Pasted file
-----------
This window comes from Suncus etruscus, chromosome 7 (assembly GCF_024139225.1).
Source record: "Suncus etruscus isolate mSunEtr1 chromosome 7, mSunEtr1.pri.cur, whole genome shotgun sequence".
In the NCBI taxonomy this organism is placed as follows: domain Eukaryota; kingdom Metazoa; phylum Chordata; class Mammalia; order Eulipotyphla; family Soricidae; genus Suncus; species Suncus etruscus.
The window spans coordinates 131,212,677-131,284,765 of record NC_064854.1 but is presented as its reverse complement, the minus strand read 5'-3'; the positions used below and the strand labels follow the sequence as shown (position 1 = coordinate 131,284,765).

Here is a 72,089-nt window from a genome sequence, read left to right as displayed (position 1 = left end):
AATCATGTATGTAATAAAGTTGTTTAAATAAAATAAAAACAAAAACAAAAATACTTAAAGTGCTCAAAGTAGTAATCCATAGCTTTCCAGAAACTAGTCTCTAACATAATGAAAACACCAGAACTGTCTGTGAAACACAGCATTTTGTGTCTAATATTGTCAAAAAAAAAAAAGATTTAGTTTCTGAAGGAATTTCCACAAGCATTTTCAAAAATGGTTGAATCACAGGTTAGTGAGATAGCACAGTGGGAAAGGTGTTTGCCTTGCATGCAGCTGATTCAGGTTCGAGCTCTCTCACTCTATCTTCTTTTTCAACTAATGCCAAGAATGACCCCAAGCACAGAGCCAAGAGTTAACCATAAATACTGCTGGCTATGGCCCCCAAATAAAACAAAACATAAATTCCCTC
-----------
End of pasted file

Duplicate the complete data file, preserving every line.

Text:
This window comes from Suncus etruscus, chromosome 7 (assembly GCF_024139225.1).
Source record: "Suncus etruscus isolate mSunEtr1 chromosome 7, mSunEtr1.pri.cur, whole genome shotgun sequence".
In the NCBI taxonomy this organism is placed as follows: domain Eukaryota; kingdom Metazoa; phylum Chordata; class Mammalia; order Eulipotyphla; family Soricidae; genus Suncus; species Suncus etruscus.
The window spans coordinates 131,212,677-131,284,765 of record NC_064854.1 but is presented as its reverse complement, the minus strand read 5'-3'; the positions used below and the strand labels follow the sequence as shown (position 1 = coordinate 131,284,765).

Here is a 72,089-nt window from a genome sequence, read left to right as displayed (position 1 = left end):
AATCATGTATGTAATAAAGTTGTTTAAATAAAATAAAAACAAAAACAAAAATACTTAAAGTGCTCAAAGTAGTAATCCATAGCTTTCCAGAAACTAGTCTCTAACATAATGAAAACACCAGAACTGTCTGTGAAACACAGCATTTTGTGTCTAATATTGTCAAAAAAAAAAAAGATTTAGTTTCTGAAGGAATTTCCACAAGCATTTTCAAAAATGGTTGAATCACAGGTTAGTGAGATAGCACAGTGGGAAAGGTGTTTGCCTTGCATGCAGCTGATTCAGGTTCGAGCTCTCTCACTCTATCTTCTTTTTCAACTAATGCCAAGAATGACCCCAAGCACAGAGCCAAGAGTTAACCATAAATACTGCTGGCTATGGCCCCCAAATAAAACAAAACATAAATTCCCTC